Iberian Myths and American History in Balbuena’s El Bernardo

Authored by: Rodrigo Cacho Casal

The Routledge Companion to Iberian Studies

Print publication date:  March  2017
Online publication date:  March  2017

Print ISBN: 9780415722834
eBook ISBN: 9781315709895
Adobe ISBN:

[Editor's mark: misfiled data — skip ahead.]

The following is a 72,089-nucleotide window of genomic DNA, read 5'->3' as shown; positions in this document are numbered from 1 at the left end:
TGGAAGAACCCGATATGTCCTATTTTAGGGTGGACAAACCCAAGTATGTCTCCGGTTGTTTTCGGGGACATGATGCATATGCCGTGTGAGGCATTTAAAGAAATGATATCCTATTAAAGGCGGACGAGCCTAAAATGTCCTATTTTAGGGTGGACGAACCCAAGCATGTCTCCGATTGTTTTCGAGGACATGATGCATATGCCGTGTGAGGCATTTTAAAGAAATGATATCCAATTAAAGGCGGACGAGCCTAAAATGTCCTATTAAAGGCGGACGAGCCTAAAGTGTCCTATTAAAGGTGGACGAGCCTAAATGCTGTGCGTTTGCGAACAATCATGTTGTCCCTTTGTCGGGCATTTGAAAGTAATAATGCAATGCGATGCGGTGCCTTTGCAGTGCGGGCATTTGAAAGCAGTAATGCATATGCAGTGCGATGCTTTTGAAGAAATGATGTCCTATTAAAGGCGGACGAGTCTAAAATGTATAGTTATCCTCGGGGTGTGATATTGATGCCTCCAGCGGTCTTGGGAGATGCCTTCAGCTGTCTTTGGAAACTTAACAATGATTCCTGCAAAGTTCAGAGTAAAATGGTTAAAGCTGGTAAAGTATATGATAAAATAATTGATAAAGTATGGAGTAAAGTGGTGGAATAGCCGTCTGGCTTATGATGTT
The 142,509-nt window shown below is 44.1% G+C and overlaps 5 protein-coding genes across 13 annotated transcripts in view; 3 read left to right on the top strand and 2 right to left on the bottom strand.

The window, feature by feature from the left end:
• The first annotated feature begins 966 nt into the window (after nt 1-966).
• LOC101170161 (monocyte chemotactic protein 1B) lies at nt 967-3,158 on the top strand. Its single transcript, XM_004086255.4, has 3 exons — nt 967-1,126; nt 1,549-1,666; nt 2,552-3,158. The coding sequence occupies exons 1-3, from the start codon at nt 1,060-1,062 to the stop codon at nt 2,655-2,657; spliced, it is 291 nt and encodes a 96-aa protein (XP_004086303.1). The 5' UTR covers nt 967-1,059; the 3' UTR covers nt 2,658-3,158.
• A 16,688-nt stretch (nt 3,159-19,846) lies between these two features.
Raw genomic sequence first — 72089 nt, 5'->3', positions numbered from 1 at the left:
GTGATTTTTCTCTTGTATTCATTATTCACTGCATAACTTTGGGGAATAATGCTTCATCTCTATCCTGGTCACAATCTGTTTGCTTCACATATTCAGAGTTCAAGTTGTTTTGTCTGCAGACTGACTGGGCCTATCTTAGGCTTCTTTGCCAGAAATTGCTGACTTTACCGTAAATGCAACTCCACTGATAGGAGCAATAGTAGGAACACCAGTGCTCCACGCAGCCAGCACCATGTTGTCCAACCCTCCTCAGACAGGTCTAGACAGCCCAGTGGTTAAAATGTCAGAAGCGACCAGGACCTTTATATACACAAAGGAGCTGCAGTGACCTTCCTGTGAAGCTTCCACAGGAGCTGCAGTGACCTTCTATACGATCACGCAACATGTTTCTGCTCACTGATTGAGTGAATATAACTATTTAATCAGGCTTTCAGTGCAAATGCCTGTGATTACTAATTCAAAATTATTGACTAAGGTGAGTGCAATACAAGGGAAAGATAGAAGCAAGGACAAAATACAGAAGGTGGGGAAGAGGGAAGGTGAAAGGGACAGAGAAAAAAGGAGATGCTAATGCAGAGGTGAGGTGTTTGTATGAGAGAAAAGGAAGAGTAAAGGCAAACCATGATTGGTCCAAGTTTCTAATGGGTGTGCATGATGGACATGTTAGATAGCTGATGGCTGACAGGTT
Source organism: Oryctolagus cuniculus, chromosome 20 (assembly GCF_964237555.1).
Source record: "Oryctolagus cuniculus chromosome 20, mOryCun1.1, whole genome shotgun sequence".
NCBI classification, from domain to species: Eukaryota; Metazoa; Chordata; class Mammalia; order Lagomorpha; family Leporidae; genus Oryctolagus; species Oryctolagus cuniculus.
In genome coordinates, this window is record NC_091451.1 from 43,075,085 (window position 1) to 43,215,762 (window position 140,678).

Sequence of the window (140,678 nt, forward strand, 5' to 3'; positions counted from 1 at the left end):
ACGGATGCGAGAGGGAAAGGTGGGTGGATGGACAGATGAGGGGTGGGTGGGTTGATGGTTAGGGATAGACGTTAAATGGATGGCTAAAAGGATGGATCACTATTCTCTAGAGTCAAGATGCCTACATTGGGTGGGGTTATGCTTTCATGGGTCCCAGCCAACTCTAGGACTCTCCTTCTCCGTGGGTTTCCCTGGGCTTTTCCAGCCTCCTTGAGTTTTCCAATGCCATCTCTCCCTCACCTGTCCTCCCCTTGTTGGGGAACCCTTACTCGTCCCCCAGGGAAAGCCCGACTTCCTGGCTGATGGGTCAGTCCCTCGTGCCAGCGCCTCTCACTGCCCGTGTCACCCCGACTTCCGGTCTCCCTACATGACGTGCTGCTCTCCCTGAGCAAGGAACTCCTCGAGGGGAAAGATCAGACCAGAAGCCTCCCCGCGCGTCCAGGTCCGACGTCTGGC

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Early modern authors born in Spain who spent part or most of their life in America seem to inhabit a critical limbo. The adscription of their literary works is often contested between cognate areas of study, particularly peninsular and colonial studies. First developed in nineteenth-century Latin America, colonial studies fostered the rediscovery of texts that allegedly embodied the spirit of the newly constituted countries. Nowadays identitarian readings are still at the core of the discipline, buttressed by the development of postcolonialism, ethnic and subaltern studies (Adorno 2011, 3–6). On the other hand, more traditional European methodologies, such as those fostered by Hispanic Philology, have tended to appropriate texts written in the colonies, ignoring the American substrate of their political discourse. Taken to the extreme, such dichotomies can lead to rather narrow intellectual debates. For instance, Alonso de Ercilla’s epic poem La Araucana (1569–89), which describes the clash between Spaniards and Mapuches, has often been regarded as mere continuation of European poetic codes or, conversely, as the embodiment of an early national identity upon which Chilean independentist claims would later rest.

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